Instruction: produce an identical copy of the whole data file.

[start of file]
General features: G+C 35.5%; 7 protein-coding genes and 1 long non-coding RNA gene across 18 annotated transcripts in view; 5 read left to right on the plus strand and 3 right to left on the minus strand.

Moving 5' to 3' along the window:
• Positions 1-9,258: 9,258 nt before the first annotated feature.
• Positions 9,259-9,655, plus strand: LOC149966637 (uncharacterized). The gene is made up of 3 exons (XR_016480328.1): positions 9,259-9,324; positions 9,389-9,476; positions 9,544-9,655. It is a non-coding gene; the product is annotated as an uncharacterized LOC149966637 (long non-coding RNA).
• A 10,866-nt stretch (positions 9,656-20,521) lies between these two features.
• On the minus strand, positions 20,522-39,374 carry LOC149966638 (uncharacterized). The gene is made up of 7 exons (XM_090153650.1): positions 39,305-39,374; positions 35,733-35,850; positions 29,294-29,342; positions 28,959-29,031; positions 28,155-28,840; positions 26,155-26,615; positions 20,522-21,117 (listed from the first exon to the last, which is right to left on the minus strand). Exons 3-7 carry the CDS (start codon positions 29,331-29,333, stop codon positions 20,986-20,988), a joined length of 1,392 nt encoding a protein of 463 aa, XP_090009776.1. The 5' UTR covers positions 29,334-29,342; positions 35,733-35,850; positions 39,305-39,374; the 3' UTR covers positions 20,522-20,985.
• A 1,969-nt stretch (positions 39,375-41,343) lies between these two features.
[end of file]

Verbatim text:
General features: G+C 35.5%; 7 protein-coding genes and 1 long non-coding RNA gene across 18 annotated transcripts in view; 5 read left to right on the plus strand and 3 right to left on the minus strand.

Moving 5' to 3' along the window:
• Positions 1-9,258: 9,258 nt before the first annotated feature.
• Positions 9,259-9,655, plus strand: LOC149966637 (uncharacterized). The gene is made up of 3 exons (XR_016480328.1): positions 9,259-9,324; positions 9,389-9,476; positions 9,544-9,655. It is a non-coding gene; the product is annotated as an uncharacterized LOC149966637 (long non-coding RNA).
• A 10,866-nt stretch (positions 9,656-20,521) lies between these two features.
• On the minus strand, positions 20,522-39,374 carry LOC149966638 (uncharacterized). The gene is made up of 7 exons (XM_090153650.1): positions 39,305-39,374; positions 35,733-35,850; positions 29,294-29,342; positions 28,959-29,031; positions 28,155-28,840; positions 26,155-26,615; positions 20,522-21,117 (listed from the first exon to the last, which is right to left on the minus strand). Exons 3-7 carry the CDS (start codon positions 29,331-29,333, stop codon positions 20,986-20,988), a joined length of 1,392 nt encoding a protein of 463 aa, XP_090009776.1. The 5' UTR covers positions 29,334-29,342; positions 35,733-35,850; positions 39,305-39,374; the 3' UTR covers positions 20,522-20,985.
• A 1,969-nt stretch (positions 39,375-41,343) lies between these two features.